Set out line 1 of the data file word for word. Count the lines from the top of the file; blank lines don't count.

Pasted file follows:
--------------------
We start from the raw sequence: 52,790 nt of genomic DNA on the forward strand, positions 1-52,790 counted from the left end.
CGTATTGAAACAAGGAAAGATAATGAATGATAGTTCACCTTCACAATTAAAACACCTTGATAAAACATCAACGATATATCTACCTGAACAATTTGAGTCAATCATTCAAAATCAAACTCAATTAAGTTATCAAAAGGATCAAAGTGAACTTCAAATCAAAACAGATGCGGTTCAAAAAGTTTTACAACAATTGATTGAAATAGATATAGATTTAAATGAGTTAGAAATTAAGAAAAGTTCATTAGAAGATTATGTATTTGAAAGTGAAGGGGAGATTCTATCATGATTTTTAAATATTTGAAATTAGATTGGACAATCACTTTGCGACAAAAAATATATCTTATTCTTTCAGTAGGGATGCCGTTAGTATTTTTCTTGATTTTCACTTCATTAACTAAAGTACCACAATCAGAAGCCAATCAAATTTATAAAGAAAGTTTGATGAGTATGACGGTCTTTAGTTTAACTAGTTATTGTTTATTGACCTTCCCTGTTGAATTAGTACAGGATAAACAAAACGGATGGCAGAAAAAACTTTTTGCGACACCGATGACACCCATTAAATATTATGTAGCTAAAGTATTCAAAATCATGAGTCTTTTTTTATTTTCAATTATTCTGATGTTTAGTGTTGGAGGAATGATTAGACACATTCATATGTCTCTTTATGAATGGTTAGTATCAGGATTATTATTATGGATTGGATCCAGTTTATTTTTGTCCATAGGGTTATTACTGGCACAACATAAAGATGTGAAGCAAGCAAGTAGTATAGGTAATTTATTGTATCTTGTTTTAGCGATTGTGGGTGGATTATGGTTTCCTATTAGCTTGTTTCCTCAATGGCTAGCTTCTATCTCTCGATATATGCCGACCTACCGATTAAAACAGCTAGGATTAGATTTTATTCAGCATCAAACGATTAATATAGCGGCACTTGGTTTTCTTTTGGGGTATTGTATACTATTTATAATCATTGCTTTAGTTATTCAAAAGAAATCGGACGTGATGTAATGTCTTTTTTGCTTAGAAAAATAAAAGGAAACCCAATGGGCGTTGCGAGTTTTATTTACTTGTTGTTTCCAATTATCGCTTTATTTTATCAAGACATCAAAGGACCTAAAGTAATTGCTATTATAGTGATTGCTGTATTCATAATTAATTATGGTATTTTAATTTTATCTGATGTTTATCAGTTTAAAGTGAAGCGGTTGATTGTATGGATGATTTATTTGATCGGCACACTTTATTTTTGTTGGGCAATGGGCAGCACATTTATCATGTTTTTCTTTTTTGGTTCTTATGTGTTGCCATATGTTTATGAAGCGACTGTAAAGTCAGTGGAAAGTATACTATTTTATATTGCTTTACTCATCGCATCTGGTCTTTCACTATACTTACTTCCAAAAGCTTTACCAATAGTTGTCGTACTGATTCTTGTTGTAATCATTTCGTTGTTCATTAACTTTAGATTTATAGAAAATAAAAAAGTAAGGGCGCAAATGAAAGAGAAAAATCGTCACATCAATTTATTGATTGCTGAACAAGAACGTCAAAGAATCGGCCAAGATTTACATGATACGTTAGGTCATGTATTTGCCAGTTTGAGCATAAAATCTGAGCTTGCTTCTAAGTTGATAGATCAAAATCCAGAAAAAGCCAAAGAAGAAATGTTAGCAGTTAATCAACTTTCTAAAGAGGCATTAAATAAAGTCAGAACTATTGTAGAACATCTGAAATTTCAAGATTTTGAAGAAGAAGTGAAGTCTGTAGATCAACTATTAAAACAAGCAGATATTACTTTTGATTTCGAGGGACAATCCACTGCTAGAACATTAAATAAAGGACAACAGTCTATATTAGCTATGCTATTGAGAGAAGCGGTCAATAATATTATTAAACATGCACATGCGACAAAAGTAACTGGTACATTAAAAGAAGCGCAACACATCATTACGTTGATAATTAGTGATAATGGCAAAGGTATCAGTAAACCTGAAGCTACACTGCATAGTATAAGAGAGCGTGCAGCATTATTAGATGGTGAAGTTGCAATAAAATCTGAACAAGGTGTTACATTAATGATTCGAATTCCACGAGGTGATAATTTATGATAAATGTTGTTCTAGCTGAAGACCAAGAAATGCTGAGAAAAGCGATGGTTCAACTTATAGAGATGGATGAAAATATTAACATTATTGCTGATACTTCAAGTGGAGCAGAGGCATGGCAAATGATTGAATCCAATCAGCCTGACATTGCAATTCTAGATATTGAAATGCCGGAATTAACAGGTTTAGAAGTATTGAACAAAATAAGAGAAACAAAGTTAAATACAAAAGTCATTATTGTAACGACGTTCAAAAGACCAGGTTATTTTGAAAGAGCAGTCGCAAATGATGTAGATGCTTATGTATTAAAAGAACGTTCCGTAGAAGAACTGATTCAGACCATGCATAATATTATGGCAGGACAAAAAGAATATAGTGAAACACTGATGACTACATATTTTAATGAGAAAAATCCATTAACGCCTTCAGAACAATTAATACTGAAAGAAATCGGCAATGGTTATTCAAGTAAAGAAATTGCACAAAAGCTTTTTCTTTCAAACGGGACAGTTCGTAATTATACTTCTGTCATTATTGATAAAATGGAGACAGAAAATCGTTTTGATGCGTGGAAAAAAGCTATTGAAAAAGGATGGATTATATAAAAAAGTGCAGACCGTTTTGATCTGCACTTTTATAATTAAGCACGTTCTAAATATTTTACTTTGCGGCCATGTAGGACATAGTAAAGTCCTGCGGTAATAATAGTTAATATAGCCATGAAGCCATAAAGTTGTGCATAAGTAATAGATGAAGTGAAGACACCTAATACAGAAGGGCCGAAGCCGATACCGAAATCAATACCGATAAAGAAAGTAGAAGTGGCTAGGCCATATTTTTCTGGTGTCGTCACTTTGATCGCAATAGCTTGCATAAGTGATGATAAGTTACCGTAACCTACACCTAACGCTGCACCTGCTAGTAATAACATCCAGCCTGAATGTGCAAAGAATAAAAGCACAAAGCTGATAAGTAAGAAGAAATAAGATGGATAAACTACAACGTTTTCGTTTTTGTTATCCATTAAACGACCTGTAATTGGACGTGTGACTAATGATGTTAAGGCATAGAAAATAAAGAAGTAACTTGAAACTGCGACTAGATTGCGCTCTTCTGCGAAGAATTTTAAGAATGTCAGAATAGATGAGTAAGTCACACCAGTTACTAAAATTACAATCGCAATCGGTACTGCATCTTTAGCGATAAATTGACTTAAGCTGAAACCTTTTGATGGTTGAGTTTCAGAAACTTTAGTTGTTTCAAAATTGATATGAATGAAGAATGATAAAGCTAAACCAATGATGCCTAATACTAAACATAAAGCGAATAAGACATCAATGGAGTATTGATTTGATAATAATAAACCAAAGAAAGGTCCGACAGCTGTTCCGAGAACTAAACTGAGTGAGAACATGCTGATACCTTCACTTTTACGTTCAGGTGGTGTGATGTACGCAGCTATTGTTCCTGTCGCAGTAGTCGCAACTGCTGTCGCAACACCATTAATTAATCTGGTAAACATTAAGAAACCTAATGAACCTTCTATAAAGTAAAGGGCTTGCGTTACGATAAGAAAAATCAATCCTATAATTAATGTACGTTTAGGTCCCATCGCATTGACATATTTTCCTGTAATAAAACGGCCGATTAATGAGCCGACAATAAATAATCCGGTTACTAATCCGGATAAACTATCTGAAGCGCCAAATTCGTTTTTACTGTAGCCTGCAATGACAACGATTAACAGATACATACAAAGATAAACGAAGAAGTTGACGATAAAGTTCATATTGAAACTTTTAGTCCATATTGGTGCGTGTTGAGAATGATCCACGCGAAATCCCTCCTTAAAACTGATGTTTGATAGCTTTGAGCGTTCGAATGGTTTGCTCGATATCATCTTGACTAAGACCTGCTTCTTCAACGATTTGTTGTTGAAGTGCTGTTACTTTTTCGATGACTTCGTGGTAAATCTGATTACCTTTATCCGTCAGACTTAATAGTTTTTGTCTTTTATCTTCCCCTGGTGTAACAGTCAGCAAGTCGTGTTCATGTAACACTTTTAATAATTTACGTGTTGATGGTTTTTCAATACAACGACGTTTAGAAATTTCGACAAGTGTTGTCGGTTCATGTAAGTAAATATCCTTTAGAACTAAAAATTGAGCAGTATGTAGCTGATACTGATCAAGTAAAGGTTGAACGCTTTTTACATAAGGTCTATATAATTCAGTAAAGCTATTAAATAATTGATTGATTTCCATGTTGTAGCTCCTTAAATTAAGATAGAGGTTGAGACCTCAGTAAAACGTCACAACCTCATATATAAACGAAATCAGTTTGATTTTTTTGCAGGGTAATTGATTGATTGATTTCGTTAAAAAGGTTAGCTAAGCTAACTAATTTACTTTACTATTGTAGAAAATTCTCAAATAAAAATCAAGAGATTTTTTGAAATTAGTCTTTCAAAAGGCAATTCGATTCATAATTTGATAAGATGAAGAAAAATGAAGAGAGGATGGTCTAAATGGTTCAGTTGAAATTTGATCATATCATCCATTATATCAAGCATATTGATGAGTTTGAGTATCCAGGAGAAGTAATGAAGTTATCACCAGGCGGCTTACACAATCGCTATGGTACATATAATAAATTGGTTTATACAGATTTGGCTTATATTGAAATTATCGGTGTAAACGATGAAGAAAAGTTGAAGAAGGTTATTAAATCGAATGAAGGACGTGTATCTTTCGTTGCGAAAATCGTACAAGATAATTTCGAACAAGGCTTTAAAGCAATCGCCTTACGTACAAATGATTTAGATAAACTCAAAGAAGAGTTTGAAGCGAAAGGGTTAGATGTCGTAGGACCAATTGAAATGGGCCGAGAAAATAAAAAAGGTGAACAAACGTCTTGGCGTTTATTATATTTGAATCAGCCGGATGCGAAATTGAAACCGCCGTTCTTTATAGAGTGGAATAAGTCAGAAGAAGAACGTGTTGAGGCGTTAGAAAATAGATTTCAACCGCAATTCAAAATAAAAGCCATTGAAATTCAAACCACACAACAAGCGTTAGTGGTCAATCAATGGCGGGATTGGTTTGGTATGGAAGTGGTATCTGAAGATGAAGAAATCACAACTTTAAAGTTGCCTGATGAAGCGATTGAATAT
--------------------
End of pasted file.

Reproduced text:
We start from the raw sequence: 52,790 nt of genomic DNA on the forward strand, positions 1-52,790 counted from the left end.